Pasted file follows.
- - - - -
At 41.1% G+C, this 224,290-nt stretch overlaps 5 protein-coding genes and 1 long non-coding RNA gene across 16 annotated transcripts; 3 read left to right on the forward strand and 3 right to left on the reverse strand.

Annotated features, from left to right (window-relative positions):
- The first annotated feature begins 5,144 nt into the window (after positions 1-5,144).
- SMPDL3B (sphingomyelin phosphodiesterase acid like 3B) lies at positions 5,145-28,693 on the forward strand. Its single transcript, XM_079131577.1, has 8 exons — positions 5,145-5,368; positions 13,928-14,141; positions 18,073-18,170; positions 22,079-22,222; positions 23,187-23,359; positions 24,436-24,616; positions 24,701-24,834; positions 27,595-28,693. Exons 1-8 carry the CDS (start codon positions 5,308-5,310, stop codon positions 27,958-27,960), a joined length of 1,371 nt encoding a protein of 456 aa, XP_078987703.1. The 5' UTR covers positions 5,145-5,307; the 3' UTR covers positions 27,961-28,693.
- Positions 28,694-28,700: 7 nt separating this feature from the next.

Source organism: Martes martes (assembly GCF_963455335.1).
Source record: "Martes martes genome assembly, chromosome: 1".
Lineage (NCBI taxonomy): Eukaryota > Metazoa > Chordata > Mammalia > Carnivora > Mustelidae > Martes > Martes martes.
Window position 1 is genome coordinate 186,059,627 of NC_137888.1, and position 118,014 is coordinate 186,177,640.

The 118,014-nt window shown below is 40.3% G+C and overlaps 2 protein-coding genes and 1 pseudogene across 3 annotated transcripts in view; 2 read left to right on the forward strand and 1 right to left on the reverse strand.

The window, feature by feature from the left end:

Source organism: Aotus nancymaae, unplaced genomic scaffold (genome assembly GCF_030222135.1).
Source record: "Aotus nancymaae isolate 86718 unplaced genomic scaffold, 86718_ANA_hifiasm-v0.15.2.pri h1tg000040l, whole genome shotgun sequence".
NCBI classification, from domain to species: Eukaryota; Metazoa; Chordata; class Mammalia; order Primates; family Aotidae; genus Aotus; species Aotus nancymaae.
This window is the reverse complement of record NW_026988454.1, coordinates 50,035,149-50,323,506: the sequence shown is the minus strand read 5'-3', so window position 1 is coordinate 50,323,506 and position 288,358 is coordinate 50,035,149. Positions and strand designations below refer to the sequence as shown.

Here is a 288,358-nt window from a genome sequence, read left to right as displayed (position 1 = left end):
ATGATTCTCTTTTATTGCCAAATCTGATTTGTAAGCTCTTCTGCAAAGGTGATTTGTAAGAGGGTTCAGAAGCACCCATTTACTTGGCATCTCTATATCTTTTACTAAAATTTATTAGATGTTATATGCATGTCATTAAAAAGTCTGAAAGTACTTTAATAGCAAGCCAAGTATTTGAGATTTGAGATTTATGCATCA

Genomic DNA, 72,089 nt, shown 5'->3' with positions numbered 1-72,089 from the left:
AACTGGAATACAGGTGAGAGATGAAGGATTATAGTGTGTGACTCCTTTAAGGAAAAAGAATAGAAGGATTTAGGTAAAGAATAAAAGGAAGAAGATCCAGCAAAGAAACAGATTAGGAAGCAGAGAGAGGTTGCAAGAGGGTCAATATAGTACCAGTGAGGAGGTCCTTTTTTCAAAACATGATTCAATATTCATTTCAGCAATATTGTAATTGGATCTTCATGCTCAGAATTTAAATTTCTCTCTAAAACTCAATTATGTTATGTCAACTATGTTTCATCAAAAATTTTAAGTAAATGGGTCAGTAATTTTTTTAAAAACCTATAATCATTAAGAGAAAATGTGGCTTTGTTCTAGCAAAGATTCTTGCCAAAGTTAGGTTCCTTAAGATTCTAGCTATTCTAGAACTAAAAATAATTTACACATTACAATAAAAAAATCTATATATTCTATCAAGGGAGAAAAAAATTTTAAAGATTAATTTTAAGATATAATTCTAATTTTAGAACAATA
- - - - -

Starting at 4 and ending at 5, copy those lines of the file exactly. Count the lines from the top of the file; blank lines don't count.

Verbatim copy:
- SMPDL3B (sphingomyelin phosphodiesterase acid like 3B) lies at positions 5,145-28,693 on the forward strand. Its single transcript, XM_079131577.1, has 8 exons — positions 5,145-5,368; positions 13,928-14,141; positions 18,073-18,170; positions 22,079-22,222; positions 23,187-23,359; positions 24,436-24,616; positions 24,701-24,834; positions 27,595-28,693. Exons 1-8 carry the CDS (start codon positions 5,308-5,310, stop codon positions 27,958-27,960), a joined length of 1,371 nt encoding a protein of 456 aa, XP_078987703.1. The 5' UTR covers positions 5,145-5,307; the 3' UTR covers positions 27,961-28,693.
- Positions 28,694-28,700: 7 nt separating this feature from the next.